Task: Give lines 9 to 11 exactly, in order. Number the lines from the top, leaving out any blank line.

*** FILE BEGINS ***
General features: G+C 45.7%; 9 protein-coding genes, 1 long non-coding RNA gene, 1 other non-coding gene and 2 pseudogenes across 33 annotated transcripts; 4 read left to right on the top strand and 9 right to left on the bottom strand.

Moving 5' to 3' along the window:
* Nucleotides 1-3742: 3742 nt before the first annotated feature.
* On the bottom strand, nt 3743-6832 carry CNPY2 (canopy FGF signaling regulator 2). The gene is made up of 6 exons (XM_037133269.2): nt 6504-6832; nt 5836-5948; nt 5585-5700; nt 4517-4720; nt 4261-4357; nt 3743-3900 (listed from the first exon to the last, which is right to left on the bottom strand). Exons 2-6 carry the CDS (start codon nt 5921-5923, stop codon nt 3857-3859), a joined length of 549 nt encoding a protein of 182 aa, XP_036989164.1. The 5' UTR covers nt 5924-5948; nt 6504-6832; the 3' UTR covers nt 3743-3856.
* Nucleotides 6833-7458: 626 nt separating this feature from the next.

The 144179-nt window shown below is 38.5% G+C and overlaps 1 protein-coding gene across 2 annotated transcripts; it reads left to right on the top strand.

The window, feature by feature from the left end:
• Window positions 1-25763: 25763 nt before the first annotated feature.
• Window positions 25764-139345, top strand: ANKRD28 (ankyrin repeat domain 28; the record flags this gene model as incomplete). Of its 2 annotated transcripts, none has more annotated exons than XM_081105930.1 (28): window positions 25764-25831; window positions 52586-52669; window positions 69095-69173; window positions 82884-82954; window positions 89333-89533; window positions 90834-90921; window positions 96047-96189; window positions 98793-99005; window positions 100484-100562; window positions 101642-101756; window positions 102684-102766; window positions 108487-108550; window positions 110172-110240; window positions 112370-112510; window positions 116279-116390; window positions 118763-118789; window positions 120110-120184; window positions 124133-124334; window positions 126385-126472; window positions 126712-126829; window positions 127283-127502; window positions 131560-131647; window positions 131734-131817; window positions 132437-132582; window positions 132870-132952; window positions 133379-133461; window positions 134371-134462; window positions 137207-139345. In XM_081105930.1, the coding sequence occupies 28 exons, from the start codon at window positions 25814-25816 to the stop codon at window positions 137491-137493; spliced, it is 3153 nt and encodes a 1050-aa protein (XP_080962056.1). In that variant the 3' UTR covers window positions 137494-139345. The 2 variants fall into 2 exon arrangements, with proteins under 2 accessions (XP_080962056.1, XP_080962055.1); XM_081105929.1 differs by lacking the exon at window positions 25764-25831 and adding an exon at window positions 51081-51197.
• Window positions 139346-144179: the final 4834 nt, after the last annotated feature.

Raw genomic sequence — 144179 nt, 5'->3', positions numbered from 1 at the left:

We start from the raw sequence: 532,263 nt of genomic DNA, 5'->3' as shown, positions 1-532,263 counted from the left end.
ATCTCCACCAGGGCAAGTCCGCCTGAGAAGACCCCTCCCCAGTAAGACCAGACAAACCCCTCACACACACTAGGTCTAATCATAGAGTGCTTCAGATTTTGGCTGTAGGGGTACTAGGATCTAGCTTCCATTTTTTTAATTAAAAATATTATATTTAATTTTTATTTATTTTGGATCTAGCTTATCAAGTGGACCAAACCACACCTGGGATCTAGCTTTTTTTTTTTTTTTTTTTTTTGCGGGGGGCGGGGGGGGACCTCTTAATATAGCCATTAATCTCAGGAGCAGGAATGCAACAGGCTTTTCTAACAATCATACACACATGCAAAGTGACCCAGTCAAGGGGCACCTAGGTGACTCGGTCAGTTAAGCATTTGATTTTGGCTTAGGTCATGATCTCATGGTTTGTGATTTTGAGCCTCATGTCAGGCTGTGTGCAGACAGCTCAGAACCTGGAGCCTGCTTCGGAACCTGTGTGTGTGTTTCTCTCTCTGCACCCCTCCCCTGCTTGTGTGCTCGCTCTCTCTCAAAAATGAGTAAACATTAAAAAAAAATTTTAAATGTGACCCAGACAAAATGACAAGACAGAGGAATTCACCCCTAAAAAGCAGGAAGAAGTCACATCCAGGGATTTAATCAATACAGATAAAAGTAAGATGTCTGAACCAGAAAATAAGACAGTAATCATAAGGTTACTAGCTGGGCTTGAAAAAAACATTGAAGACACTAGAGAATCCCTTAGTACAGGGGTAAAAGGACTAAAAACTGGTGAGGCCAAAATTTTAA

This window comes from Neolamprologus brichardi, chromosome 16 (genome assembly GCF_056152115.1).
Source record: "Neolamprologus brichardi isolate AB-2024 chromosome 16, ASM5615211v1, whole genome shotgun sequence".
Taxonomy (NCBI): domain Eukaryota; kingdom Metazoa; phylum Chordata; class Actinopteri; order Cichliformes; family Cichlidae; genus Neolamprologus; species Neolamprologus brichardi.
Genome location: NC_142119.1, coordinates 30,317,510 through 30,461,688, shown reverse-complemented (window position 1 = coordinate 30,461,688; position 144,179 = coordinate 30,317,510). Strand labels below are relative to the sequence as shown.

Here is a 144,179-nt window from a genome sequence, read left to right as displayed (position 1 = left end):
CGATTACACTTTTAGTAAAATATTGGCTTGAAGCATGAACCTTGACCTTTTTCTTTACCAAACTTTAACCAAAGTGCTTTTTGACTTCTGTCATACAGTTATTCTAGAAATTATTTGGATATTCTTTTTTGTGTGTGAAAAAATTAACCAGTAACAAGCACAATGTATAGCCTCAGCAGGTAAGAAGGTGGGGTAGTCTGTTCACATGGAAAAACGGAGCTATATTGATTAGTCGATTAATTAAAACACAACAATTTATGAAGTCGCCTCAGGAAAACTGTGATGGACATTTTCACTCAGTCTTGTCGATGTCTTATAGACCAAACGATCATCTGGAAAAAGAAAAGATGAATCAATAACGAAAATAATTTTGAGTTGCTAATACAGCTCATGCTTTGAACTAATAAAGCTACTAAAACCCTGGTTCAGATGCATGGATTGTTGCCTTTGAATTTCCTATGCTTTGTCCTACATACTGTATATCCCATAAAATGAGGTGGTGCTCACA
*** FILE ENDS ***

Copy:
• Window positions 25764-139345, top strand: ANKRD28 (ankyrin repeat domain 28; the record flags this gene model as incomplete). Of its 2 annotated transcripts, none has more annotated exons than XM_081105930.1 (28): window positions 25764-25831; window positions 52586-52669; window positions 69095-69173; window positions 82884-82954; window positions 89333-89533; window positions 90834-90921; window positions 96047-96189; window positions 98793-99005; window positions 100484-100562; window positions 101642-101756; window positions 102684-102766; window positions 108487-108550; window positions 110172-110240; window positions 112370-112510; window positions 116279-116390; window positions 118763-118789; window positions 120110-120184; window positions 124133-124334; window positions 126385-126472; window positions 126712-126829; window positions 127283-127502; window positions 131560-131647; window positions 131734-131817; window positions 132437-132582; window positions 132870-132952; window positions 133379-133461; window positions 134371-134462; window positions 137207-139345. In XM_081105930.1, the coding sequence occupies 28 exons, from the start codon at window positions 25814-25816 to the stop codon at window positions 137491-137493; spliced, it is 3153 nt and encodes a 1050-aa protein (XP_080962056.1). In that variant the 3' UTR covers window positions 137494-139345. The 2 variants fall into 2 exon arrangements, with proteins under 2 accessions (XP_080962056.1, XP_080962055.1); XM_081105929.1 differs by lacking the exon at window positions 25764-25831 and adding an exon at window positions 51081-51197.
• Window positions 139346-144179: the final 4834 nt, after the last annotated feature.

Raw genomic sequence — 144179 nt, 5'->3', positions numbered from 1 at the left: